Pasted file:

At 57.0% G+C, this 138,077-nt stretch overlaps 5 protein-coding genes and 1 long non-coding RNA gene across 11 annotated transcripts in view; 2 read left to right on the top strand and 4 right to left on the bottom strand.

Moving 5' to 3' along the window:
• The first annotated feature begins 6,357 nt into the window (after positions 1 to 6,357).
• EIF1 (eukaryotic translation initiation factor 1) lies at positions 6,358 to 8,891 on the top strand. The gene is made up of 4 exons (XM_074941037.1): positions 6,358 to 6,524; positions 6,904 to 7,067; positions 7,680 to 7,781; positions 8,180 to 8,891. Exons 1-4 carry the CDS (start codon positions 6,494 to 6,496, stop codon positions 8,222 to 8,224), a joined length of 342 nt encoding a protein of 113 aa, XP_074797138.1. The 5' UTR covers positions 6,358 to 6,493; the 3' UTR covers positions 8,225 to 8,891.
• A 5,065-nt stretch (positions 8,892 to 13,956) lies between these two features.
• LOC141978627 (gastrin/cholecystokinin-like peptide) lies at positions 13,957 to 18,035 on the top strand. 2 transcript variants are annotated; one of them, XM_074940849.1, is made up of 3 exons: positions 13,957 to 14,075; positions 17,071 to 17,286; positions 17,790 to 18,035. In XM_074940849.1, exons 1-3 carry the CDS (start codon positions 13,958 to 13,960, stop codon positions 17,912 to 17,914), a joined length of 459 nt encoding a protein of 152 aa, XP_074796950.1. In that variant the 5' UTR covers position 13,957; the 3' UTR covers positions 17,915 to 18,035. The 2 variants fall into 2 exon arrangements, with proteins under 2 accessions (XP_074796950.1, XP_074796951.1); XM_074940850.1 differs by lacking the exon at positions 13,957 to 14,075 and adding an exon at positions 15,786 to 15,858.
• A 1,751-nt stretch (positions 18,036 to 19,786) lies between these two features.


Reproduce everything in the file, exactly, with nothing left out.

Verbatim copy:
At 57.0% G+C, this 138,077-nt stretch overlaps 5 protein-coding genes and 1 long non-coding RNA gene across 11 annotated transcripts in view; 2 read left to right on the top strand and 4 right to left on the bottom strand.

Moving 5' to 3' along the window:
• The first annotated feature begins 6,357 nt into the window (after positions 1 to 6,357).
• EIF1 (eukaryotic translation initiation factor 1) lies at positions 6,358 to 8,891 on the top strand. The gene is made up of 4 exons (XM_074941037.1): positions 6,358 to 6,524; positions 6,904 to 7,067; positions 7,680 to 7,781; positions 8,180 to 8,891. Exons 1-4 carry the CDS (start codon positions 6,494 to 6,496, stop codon positions 8,222 to 8,224), a joined length of 342 nt encoding a protein of 113 aa, XP_074797138.1. The 5' UTR covers positions 6,358 to 6,493; the 3' UTR covers positions 8,225 to 8,891.
• A 5,065-nt stretch (positions 8,892 to 13,956) lies between these two features.
• LOC141978627 (gastrin/cholecystokinin-like peptide) lies at positions 13,957 to 18,035 on the top strand. 2 transcript variants are annotated; one of them, XM_074940849.1, is made up of 3 exons: positions 13,957 to 14,075; positions 17,071 to 17,286; positions 17,790 to 18,035. In XM_074940849.1, exons 1-3 carry the CDS (start codon positions 13,958 to 13,960, stop codon positions 17,912 to 17,914), a joined length of 459 nt encoding a protein of 152 aa, XP_074796950.1. In that variant the 5' UTR covers position 13,957; the 3' UTR covers positions 17,915 to 18,035. The 2 variants fall into 2 exon arrangements, with proteins under 2 accessions (XP_074796950.1, XP_074796951.1); XM_074940850.1 differs by lacking the exon at positions 13,957 to 14,075 and adding an exon at positions 15,786 to 15,858.
• A 1,751-nt stretch (positions 18,036 to 19,786) lies between these two features.